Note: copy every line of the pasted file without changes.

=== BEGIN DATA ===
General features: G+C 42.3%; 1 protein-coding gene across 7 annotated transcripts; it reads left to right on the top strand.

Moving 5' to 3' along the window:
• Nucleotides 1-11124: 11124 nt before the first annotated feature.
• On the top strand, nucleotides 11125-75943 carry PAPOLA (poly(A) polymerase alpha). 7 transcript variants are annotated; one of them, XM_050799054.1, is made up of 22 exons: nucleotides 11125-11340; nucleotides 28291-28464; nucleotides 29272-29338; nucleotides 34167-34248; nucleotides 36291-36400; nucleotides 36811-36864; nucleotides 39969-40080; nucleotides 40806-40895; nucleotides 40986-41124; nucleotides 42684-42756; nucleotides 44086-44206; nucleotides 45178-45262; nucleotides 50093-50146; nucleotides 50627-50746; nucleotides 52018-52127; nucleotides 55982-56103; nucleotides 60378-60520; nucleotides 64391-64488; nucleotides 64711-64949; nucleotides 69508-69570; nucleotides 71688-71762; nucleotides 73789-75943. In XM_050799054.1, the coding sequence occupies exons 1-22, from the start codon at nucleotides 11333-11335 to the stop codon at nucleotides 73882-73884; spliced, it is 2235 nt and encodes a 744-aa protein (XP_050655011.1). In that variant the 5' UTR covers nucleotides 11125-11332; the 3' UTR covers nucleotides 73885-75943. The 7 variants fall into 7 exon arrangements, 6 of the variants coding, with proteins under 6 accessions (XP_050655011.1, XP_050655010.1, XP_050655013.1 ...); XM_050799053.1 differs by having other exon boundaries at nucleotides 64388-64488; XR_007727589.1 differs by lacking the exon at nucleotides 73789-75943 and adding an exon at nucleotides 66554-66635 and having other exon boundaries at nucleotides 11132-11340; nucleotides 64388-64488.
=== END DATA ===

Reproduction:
General features: G+C 42.3%; 1 protein-coding gene across 7 annotated transcripts; it reads left to right on the top strand.

Moving 5' to 3' along the window:
• Nucleotides 1-11124: 11124 nt before the first annotated feature.
• On the top strand, nucleotides 11125-75943 carry PAPOLA (poly(A) polymerase alpha). 7 transcript variants are annotated; one of them, XM_050799054.1, is made up of 22 exons: nucleotides 11125-11340; nucleotides 28291-28464; nucleotides 29272-29338; nucleotides 34167-34248; nucleotides 36291-36400; nucleotides 36811-36864; nucleotides 39969-40080; nucleotides 40806-40895; nucleotides 40986-41124; nucleotides 42684-42756; nucleotides 44086-44206; nucleotides 45178-45262; nucleotides 50093-50146; nucleotides 50627-50746; nucleotides 52018-52127; nucleotides 55982-56103; nucleotides 60378-60520; nucleotides 64391-64488; nucleotides 64711-64949; nucleotides 69508-69570; nucleotides 71688-71762; nucleotides 73789-75943. In XM_050799054.1, the coding sequence occupies exons 1-22, from the start codon at nucleotides 11333-11335 to the stop codon at nucleotides 73882-73884; spliced, it is 2235 nt and encodes a 744-aa protein (XP_050655011.1). In that variant the 5' UTR covers nucleotides 11125-11332; the 3' UTR covers nucleotides 73885-75943. The 7 variants fall into 7 exon arrangements, 6 of the variants coding, with proteins under 6 accessions (XP_050655011.1, XP_050655010.1, XP_050655013.1 ...); XM_050799053.1 differs by having other exon boundaries at nucleotides 64388-64488; XR_007727589.1 differs by lacking the exon at nucleotides 73789-75943 and adding an exon at nucleotides 66554-66635 and having other exon boundaries at nucleotides 11132-11340; nucleotides 64388-64488.